Absenteeism, which has increased in the wake of the COVID-19...

Absenteeism, which has increased in the wake of the COVID-19 pandemic, adds to students’ learning losses. Credit: AP/Brittainy Newman

Education is paramount on Long Island, as we celebrate award-winning students, debate curriculum choices, vote on budgets and voice concerns about security needs.

But it's clear we're not putting enough attention on one piece of the education equation: Making sure students show up to school in the first place. 

Nearly 1 in 5 Long Island students missed 18 or more days of school during the last academic year — a chronic level of absenteeism that's extraordinarily detrimental to students' academic success. It hurts not only those students who are chronically absent, but others whose teachers must now accommodate those trying to catch up.

Drilling down into the data sheds light on larger concerns, especially in school districts with the highest levels of chronic absenteeism, where thousands of students missed at least 10% of the school year.

In Hempstead, more than half the students — 52% — were chronically absent during the 2022-23 school year. In William Floyd, that figure was 47%. Rates hovered around or above 40% in Roosevelt, Amagansett, Central Islip and Uniondale, too.

These districts historically have faced challenges, with student populations that have significant needs. Absenteeism, which has broadly increased in the wake of the COVID-19 pandemic, now just adds to those difficulties.

In many cases, absenteeism isn't about a family vacation or an occasional mental health day. In some, it's a student who needs to work, or one who has to care for other family members, often a sibling. In others, it's a matter of having parents or guardians with significant financial or health issues or who do not or cannot prioritize school.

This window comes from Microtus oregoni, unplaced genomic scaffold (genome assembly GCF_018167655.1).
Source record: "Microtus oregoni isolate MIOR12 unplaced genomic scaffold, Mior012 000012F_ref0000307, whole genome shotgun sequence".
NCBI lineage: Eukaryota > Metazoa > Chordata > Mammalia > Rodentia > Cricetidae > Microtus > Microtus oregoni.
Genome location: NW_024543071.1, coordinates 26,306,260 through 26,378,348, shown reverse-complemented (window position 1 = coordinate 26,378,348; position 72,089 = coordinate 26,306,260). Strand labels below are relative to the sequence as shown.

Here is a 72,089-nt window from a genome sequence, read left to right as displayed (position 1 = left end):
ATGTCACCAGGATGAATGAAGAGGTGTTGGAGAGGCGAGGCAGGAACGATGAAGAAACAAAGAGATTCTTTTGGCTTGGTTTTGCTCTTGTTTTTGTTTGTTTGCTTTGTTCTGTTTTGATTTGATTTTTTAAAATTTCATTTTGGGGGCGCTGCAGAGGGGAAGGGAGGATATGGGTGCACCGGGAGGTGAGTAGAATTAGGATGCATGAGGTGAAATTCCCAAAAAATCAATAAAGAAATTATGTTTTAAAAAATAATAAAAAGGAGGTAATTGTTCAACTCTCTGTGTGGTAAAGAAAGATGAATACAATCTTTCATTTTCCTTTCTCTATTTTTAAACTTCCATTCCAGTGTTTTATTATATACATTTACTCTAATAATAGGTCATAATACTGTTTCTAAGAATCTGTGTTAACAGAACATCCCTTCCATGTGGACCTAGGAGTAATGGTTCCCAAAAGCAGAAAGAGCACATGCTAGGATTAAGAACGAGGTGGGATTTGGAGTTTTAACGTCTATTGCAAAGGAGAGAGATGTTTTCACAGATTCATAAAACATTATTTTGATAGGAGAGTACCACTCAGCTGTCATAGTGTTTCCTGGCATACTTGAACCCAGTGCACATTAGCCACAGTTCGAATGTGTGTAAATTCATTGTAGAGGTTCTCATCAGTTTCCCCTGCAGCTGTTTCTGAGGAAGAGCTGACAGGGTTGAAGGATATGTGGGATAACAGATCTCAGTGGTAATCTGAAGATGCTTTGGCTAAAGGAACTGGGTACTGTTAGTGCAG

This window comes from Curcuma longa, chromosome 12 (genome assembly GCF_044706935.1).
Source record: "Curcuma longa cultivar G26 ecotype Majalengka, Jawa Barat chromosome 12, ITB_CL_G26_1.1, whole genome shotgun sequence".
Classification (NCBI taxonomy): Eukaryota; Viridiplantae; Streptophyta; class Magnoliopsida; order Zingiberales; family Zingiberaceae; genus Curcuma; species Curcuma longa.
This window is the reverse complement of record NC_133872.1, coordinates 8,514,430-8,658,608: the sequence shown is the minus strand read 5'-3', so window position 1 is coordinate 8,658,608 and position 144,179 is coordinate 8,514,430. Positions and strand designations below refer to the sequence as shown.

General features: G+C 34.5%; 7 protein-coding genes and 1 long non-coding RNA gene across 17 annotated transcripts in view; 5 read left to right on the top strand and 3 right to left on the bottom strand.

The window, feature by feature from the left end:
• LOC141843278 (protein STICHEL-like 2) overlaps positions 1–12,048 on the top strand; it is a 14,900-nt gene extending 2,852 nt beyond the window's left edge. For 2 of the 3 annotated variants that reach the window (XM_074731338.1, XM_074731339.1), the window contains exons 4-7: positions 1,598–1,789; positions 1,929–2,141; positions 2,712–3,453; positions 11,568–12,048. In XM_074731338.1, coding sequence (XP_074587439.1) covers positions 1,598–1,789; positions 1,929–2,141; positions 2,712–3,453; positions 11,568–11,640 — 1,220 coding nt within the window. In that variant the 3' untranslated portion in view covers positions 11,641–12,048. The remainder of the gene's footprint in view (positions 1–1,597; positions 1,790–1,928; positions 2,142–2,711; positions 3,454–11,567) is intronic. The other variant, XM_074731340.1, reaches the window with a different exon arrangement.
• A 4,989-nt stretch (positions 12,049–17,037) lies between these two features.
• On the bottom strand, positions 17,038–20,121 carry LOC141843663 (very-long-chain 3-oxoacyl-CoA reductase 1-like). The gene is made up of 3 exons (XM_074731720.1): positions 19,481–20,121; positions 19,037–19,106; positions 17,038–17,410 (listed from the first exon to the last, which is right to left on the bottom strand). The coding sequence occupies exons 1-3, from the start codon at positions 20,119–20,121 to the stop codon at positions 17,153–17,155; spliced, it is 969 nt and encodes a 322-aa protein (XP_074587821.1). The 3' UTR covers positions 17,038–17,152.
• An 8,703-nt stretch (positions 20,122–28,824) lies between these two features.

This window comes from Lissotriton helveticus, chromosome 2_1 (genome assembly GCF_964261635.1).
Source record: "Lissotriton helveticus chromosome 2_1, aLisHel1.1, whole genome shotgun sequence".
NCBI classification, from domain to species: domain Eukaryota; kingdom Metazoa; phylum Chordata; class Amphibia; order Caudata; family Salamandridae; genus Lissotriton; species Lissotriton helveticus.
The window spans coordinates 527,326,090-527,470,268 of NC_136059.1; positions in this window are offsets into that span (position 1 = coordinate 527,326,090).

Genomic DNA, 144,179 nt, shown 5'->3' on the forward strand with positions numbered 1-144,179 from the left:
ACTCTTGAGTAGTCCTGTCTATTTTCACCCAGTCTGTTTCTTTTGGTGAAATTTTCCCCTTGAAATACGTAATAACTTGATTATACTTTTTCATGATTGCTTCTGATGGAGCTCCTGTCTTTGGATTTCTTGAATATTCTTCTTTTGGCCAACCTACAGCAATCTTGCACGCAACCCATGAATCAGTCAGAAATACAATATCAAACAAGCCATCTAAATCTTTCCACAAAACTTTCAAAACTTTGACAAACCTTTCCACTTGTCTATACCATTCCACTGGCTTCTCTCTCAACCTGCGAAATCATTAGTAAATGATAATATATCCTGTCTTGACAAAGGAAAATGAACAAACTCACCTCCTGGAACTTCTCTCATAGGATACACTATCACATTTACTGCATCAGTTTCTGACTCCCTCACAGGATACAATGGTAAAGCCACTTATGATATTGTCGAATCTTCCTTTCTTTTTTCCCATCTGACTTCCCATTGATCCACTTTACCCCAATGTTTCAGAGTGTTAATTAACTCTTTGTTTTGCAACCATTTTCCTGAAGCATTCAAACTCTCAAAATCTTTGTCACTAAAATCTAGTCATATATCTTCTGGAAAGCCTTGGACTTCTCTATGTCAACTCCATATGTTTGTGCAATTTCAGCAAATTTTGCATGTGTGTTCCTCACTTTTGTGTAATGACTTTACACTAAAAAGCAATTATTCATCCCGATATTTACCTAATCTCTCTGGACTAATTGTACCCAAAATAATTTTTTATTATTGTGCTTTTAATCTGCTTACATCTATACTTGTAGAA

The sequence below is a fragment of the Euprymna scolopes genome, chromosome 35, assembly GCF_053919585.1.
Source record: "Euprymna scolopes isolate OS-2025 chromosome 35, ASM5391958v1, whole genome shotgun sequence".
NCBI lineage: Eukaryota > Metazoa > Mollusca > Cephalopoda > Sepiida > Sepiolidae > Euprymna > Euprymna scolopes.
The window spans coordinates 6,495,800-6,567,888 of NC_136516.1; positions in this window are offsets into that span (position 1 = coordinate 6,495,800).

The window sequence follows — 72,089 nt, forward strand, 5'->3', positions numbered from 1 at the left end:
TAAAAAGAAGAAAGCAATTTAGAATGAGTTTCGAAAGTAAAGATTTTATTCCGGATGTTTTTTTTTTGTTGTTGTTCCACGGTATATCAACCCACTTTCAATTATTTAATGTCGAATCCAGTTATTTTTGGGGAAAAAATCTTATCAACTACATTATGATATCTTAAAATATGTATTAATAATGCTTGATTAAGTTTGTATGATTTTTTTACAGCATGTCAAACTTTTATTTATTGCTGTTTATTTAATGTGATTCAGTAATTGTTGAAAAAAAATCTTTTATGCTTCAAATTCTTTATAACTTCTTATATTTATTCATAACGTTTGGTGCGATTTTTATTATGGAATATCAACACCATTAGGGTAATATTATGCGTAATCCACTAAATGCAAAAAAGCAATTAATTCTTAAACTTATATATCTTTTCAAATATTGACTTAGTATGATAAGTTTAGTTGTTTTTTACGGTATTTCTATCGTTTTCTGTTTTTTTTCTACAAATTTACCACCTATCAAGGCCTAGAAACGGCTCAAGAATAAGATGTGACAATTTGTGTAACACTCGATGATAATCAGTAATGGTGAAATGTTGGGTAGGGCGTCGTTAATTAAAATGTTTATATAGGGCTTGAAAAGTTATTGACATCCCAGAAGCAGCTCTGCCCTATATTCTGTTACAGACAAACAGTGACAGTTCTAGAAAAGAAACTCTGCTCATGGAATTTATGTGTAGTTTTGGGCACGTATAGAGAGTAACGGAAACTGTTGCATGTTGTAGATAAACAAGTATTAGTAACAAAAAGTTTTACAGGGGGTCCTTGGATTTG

Too many students already lost time, knowledge and social and emotional growth due to COVID. Absenteeism now heightens such learning loss.

It is a painful, complicated set of circumstances, without an easy solution. Recognizing the issue comes first. This may be an opportunity to renew and expand conversations about community schools, and whether there are ways for our schools to better address needs beyond academics, such as food, transportation, health care and housing. And it's certainly a time to improve how schools communicate with families. Teachers know their students best, and communicating with parents as soon as absences hit — and before they become a problem — is critical. Making attendance a priority, providing incentives to encourage students to come to school, and increasing awareness would help. 

Uniondale, which saw its chronic absenteeism rate drop from 50% to 39%, might serve as a model. While its rate is still too high, the improvement is indicative of a working approach, with a team of teachers, social workers, monitors and others focused on the issue.

Long Island loves celebrating school success stories. But the only way all students will succeed is if they come to school, every morning, ready to learn. 

MEMBERS OF THE EDITORIAL BOARD are experienced journalists who offer reasoned opinions, based on facts, to encourage informed debate about the issues facing our community.


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